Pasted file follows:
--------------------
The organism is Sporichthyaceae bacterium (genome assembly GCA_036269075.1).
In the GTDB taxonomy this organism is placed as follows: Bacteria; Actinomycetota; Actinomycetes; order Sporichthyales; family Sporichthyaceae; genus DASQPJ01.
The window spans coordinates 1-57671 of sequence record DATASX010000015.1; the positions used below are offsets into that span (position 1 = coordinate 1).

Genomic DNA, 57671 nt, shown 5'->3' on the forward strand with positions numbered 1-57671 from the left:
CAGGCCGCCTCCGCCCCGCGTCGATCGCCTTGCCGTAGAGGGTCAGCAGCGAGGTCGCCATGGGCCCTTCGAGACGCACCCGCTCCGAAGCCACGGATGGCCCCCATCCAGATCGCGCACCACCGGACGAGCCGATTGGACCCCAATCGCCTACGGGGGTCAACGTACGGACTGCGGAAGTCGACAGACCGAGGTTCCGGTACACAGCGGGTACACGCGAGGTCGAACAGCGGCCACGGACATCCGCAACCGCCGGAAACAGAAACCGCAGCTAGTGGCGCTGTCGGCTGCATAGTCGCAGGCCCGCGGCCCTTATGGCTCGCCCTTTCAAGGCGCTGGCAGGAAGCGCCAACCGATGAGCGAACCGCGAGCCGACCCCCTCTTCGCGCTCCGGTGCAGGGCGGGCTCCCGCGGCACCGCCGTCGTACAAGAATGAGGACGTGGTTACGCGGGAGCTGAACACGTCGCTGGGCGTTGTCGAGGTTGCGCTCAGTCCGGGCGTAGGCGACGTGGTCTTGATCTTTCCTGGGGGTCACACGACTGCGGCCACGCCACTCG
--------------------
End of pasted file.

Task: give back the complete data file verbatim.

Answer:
The organism is Sporichthyaceae bacterium (genome assembly GCA_036269075.1).
In the GTDB taxonomy this organism is placed as follows: Bacteria; Actinomycetota; Actinomycetes; order Sporichthyales; family Sporichthyaceae; genus DASQPJ01.
The window spans coordinates 1-57671 of sequence record DATASX010000015.1; the positions used below are offsets into that span (position 1 = coordinate 1).

Genomic DNA, 57671 nt, shown 5'->3' on the forward strand with positions numbered 1-57671 from the left:
CAGGCCGCCTCCGCCCCGCGTCGATCGCCTTGCCGTAGAGGGTCAGCAGCGAGGTCGCCATGGGCCCTTCGAGACGCACCCGCTCCGAAGCCACGGATGGCCCCCATCCAGATCGCGCACCACCGGACGAGCCGATTGGACCCCAATCGCCTACGGGGGTCAACGTACGGACTGCGGAAGTCGACAGACCGAGGTTCCGGTACACAGCGGGTACACGCGAGGTCGAACAGCGGCCACGGACATCCGCAACCGCCGGAAACAGAAACCGCAGCTAGTGGCGCTGTCGGCTGCATAGTCGCAGGCCCGCGGCCCTTATGGCTCGCCCTTTCAAGGCGCTGGCAGGAAGCGCCAACCGATGAGCGAACCGCGAGCCGACCCCCTCTTCGCGCTCCGGTGCAGGGCGGGCTCCCGCGGCACCGCCGTCGTACAAGAATGAGGACGTGGTTACGCGGGAGCTGAACACGTCGCTGGGCGTTGTCGAGGTTGCGCTCAGTCCGGGCGTAGGCGACGTGGTCTTGATCTTTCCTGGGGGTCACACGACTGCGGCCACGCCACTCG